By Krista McCracken
The past decade has fundamentally changed how archives provide access to historical records. Many archives now provide digital access to collections, have digitization on demand services, and have started to prioritize collections for digitization. Much of this digitization has been driven by funding bodies and a desire to increase accessibility to collections. But how has the digitization of archival records been received by historians, genealogists, and other patrons?
One of the initial challenges presented by the digital representation of archival sources is the need to preserve context. Original order and provenance are fundamental archival arrangement principals which help maintain context within collections. Original order allows for connections between records to be illuminated and provenance describes the origins of archival records. However, many archives have struggled to replicate the physical experience of browsing through an archival box in a digital environment. At times this challenge has resulted in the loss of context or inability to determine original order online.
Some researchers are weary of the digital record being a true representation of the physical record. For example, an institution might make the decision to only scan the front of photographs for online consumption. Any notations on the rear of the photograph are then inputted into a notes field. The notation is still preserved but it’s not displayed in its original form. The transcription process used to enter the notation as metadata may include interpretations of handwriting, short forms, etc. The very process of transcription is subject to interpretation and human error.
Including of a set of transcription standards on an archival website may help eliminate some of the worry about improper transcription or material being left out. However many researchers prefer both a transcribed version and digital copy of a handwritten archival record which allows them to compare the transcription with the original.
For cases of archival sources that are in machine readable text, using OCR software can eliminate some transcription errors and allow the documents to be full text searchable, which can be invaluable for researchers. That being said, OCR isn’t perfect and errors tend to be most evident when OCR is used on older texts with irregular or faded typefaces. Correcting OCR errors can be extremely time consuming for archival staff and is something many organizations simply don’t have the time or staffing to devote to.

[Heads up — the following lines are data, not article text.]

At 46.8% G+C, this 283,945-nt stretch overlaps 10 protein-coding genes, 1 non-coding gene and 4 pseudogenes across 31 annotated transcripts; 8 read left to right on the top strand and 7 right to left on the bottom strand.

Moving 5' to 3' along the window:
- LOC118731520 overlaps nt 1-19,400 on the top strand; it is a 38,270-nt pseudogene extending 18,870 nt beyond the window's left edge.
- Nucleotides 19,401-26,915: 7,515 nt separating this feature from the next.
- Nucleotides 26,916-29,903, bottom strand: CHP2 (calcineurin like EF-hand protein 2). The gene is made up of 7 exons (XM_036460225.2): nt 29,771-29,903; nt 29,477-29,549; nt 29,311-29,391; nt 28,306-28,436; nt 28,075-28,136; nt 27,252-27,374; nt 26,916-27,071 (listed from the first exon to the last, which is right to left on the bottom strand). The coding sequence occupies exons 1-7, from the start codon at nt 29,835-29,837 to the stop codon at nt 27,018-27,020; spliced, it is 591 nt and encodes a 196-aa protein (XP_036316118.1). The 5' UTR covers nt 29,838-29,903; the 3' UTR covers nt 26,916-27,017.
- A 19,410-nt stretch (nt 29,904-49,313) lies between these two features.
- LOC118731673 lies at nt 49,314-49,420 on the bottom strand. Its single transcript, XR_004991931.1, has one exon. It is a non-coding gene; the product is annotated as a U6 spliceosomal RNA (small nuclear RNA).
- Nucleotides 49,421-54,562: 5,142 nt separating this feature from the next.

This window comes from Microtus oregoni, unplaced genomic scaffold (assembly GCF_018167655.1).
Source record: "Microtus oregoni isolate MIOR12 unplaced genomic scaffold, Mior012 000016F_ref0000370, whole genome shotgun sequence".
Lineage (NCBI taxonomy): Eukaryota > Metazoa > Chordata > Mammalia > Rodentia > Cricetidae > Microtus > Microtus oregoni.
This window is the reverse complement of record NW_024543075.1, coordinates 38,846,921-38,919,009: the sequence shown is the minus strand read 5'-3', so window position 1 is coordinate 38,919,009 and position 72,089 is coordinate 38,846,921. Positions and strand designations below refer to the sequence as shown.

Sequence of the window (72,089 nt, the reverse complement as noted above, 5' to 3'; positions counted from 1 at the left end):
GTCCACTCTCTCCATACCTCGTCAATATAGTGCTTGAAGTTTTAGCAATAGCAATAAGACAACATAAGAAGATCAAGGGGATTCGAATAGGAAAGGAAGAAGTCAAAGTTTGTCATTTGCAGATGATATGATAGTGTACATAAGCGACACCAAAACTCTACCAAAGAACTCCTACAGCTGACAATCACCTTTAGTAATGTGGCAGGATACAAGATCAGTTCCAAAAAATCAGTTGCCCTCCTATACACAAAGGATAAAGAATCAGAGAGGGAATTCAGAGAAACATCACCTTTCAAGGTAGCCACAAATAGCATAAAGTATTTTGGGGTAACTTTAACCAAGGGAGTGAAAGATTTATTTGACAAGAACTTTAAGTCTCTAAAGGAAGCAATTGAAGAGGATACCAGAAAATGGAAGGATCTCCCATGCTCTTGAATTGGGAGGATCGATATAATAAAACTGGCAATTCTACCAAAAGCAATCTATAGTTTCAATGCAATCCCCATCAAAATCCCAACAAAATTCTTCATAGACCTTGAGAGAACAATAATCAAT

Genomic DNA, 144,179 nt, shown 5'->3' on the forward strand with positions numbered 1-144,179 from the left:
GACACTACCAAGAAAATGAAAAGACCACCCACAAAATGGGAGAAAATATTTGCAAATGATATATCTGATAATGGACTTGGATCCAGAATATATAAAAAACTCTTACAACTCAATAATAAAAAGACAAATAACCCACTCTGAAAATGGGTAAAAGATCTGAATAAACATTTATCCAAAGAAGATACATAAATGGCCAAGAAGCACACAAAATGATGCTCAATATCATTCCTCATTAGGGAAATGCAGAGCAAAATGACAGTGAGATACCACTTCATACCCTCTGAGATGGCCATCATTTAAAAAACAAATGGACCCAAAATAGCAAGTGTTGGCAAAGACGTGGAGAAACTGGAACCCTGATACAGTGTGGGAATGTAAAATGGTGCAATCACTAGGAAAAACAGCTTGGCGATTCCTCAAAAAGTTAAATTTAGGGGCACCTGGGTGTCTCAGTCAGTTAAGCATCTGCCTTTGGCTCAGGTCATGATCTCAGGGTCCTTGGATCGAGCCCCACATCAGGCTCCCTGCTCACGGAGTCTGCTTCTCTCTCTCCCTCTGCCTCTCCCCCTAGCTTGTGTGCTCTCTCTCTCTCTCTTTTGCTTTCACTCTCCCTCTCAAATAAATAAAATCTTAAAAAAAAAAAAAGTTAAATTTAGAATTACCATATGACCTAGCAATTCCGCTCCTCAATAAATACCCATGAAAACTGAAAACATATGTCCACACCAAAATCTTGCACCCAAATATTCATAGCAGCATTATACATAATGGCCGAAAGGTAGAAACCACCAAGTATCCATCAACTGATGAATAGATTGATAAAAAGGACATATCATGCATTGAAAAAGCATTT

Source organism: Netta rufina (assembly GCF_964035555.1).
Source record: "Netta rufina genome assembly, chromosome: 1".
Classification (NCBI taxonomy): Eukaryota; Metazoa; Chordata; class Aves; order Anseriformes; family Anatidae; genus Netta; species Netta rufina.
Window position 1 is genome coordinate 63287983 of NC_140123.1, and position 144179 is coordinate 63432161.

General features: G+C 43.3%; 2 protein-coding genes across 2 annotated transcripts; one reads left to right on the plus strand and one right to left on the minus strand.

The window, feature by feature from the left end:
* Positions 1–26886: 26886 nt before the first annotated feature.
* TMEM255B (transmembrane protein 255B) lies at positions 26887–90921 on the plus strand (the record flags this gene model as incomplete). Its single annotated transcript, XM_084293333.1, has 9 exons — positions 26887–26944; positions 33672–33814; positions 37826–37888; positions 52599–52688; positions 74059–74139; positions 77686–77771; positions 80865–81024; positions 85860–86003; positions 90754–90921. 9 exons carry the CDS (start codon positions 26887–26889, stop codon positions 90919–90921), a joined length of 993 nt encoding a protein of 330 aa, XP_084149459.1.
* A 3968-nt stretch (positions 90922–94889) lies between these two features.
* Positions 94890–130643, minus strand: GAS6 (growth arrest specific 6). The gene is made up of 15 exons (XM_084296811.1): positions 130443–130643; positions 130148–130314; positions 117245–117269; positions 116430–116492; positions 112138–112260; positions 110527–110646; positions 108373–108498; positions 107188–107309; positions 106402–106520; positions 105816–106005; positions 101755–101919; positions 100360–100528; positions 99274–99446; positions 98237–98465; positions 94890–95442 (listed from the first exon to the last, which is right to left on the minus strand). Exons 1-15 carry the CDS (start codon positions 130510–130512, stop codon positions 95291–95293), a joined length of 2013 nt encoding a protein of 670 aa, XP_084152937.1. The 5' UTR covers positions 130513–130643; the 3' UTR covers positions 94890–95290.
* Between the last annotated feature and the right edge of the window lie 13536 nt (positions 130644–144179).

Another common concern relating to the digitization of archival sources comes from the quality of the digital surrogates. If the digital copy is blurry or marked is this a product of a poor scan or a true representation of the record?
How can the researcher be sure that all marginalia and annotations are represented in the digital copy? The original photograph above includes a notation that the photograph was taken by William Dunlop in Sault Ste Marie. But in the above representations of the photograph this note is missing. Including information about the scan resolution, condition of the original, notes, and any digital editing done can help alleviate these concerns. Similarly, including a border around the scan allows researchers to be sure that the entire document or photograph has been scanned and hasn’t been cropped by someone during digitization.
How can archivists and other heritage professionals work with researchers and historians to make the best use of digitization? Explaining how records are digitized, transcribed, and presented online helps mitigate many concerned regarding authenticity of reproductions. In cases where only selections of a collection have been digitized, archives should be clear that only some of the material is available online and how the remaining material can be accessed.
Many digitization workflows include spot checking, reviews of content before it is published online and other checks and balances. That being said, human error happens. The Art of Google Books project is an amusing example of small errors in mass digitization, namely images of scanner operators’ hands found in digitized books. Pages can be missed in scanning and metadata can be inputted incorrectly.
Archivists often work with expert researchers to correct processing errors and improve collection descriptions. For example, many archives have identified photographs based on patron knowledge and corrected dates or attributions based on patron research. Digital archival platforms, which allow easy communication between archival staff and researchers, helps facilitate this and can strengthen archival description.
Digitization of traditional archival material is something many archives and heritage institutions are working to integrate into their day to day practices. Understanding what patrons want and how they use existing digitized material is crucial to creating digitization programs which are effective and practical.
Krista McCracken is a Researcher/Curator at Algoma Unviersity’s Shingwauk Residential Schools Centre. She is a co-editor at Activehistory.ca
 Alexandra Chassanoff, “Historians and the Use of Primary Source Materials in the Digital Age,” The American Archivist, vol. 76, no. 2. (Fall/Winter 2013), pp. 458-480.
 For those interested in the use of OCR in archives: Larisa K. Miller’s “All Text Considered: A Perspective on Mass Digitizing and Archival Processing” is an good example of a new take on OCR use in archives. Miller’s article suggests a drastic shift in how machine readable archival records are digitized and made available, by eliminating archival processing and finding aids and shifting to mass digitization and OCR.